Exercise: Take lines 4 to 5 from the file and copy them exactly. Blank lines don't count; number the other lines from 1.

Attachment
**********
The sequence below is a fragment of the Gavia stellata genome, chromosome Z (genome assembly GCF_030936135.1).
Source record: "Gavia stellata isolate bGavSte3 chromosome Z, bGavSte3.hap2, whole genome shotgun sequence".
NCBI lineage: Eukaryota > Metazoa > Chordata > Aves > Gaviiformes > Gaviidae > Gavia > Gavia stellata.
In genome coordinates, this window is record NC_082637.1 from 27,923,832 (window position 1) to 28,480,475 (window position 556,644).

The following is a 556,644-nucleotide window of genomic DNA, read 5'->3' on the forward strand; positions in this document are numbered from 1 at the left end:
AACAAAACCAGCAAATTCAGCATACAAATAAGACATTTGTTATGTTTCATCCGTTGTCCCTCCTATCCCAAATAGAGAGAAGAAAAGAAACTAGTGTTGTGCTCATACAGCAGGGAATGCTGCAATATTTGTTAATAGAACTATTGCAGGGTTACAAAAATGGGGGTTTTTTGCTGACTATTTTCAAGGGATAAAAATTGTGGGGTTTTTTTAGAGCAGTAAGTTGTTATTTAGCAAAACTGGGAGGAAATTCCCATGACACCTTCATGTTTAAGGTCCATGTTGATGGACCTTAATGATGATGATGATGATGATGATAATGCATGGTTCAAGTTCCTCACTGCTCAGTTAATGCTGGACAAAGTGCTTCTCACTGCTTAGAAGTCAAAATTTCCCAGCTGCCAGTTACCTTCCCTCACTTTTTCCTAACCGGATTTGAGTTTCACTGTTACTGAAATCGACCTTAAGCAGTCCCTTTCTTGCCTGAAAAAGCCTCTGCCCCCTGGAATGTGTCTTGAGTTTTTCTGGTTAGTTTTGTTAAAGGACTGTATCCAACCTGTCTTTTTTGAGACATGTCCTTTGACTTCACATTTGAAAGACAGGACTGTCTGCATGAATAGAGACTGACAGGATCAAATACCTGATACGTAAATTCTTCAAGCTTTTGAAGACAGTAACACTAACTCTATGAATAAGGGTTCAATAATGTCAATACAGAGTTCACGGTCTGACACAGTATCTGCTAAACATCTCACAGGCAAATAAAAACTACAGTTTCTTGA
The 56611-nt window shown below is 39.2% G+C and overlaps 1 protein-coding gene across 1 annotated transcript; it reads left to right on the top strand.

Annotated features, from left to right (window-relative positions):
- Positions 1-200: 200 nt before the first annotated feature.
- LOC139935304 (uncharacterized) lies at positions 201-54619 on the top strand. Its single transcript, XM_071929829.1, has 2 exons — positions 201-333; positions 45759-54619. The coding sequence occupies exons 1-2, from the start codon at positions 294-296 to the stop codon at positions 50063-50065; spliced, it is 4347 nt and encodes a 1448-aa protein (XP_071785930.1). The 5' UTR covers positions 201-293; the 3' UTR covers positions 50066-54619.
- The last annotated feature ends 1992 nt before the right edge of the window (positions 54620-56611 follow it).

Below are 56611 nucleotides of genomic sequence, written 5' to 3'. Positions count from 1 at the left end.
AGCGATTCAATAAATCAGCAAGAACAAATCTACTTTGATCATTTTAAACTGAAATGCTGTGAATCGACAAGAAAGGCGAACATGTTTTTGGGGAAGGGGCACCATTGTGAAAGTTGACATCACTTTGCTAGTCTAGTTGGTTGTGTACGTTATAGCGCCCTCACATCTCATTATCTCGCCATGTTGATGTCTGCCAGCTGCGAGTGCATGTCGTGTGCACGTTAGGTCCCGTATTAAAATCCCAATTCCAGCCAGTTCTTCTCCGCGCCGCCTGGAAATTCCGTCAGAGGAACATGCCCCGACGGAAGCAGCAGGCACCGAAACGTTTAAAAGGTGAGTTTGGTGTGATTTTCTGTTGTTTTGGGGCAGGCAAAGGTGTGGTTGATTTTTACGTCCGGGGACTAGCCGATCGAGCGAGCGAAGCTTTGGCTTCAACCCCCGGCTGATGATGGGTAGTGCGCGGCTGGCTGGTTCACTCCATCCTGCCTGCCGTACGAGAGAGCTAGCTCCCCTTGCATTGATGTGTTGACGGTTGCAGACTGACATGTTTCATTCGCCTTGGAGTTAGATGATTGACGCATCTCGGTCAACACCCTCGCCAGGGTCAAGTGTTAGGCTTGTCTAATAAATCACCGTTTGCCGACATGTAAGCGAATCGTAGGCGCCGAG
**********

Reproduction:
In genome coordinates, this window is record NC_082637.1 from 27,923,832 (window position 1) to 28,480,475 (window position 556,644).

The following is a 556,644-nucleotide window of genomic DNA, read 5'->3' on the forward strand; positions in this document are numbered from 1 at the left end: